Starting with the fatal shooting of one civilian, recent protests and riots in England have resulted in over 1100 arrests in various urban centers, according to James Melkle and Sam Jones for Guardian. The riots have included attacks on police officers, looting and burning stores, and a hit-and-run car accident that caused the death of 3 British citizens. Melkle and Jones write, “eight people in their area [have] been arrested on suspicion of inciting public disorder through the use of social media sites.” Although the media continues to overemphasize the use of social media as a means for organizing criminals and rioters, the people of England are making a statement that this is not the case.
The rioters utilized social media such as Facebook to incite sentiments of discontent and BBM & instant messaging to “organize” these spontaneous riots. Members of the community are now using it to clean up their cities. The hashtags “#riotcleanup” and “#reclaimlondon” on Twitter are being used to get people involved in helping out. According to Erica Swallow for Mashable, “The @RiotCleanup Twitter page has amassed more than 50,000 followers in fewer than 10 hours and is consistently broadcasting cleanup locations and times, along with other pertinent information regarding the initiative.” Swallow also mentions a tumblr account called “Catch a Looter,” that accepts and posts pictures of known looters and vandals for identification.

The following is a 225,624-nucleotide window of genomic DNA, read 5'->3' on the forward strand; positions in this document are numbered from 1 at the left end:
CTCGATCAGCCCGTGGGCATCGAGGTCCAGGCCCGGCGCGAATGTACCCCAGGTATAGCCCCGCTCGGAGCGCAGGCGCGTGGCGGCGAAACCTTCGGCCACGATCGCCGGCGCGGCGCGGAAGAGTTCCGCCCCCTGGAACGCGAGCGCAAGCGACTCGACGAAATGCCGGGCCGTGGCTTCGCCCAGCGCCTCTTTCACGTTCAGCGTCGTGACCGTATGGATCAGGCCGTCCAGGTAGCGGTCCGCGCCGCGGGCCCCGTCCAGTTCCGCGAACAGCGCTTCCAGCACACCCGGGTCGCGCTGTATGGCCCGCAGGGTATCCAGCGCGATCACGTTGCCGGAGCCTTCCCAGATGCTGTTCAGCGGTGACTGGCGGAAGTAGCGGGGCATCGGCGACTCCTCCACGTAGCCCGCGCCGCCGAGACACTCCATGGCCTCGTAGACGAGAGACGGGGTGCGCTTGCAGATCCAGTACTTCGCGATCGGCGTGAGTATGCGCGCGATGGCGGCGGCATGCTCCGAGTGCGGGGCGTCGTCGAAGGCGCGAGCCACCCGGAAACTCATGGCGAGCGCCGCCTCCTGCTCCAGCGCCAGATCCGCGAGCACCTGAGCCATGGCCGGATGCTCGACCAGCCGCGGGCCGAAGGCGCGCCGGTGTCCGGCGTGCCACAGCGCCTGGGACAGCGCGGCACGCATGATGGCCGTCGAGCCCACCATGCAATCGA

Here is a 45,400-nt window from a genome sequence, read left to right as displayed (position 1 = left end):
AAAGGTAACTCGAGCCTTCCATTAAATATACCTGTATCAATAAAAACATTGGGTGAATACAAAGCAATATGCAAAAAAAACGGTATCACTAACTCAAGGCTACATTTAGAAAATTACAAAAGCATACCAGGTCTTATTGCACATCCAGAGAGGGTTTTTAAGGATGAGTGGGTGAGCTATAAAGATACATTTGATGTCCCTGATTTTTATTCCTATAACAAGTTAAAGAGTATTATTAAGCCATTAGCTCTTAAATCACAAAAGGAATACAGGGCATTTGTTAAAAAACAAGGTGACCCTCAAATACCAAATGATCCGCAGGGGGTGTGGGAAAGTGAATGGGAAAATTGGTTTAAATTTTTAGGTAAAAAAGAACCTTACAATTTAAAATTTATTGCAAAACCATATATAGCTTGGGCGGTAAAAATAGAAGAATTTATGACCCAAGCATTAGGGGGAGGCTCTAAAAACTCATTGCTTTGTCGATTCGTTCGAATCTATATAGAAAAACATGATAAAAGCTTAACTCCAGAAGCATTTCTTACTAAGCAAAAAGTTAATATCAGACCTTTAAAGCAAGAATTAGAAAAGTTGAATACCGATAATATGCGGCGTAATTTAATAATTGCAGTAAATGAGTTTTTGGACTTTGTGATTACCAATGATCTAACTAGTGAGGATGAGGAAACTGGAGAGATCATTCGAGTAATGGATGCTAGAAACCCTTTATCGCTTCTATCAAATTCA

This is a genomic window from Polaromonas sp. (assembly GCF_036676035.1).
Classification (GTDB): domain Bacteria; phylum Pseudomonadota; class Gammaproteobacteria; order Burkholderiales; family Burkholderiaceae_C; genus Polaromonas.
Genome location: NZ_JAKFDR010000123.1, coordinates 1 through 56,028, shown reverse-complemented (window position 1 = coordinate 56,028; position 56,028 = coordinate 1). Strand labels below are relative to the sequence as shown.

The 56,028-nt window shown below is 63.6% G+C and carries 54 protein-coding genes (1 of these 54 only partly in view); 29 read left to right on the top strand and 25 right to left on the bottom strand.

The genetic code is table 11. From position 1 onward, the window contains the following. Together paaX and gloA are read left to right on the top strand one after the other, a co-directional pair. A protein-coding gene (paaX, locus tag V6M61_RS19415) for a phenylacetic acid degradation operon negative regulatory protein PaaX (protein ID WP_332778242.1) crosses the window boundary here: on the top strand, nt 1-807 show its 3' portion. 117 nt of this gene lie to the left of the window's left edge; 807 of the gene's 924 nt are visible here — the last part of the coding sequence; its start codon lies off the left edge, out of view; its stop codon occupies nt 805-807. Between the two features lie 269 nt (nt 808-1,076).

The role of social media in these riots has been highlighted in various news reports. Cases like these remind us that social media is a tool like any other. Whether used for good or for bad, it is an effective means to an end. Some say that social media should be monitored to quickly prevent events like this from happening, while others cry censorship and freedom of speech. Comparisons have also been drawn between the use of social media in London and in Egypt. In both cases, Facebook was used to spread news and fuel already tense sentiments while Twitter and messaging were used to mobilize people. I believe a major issue for the future will be what rules and regulations are created to police social media and what people will have to say about these rules.
Images via Twitter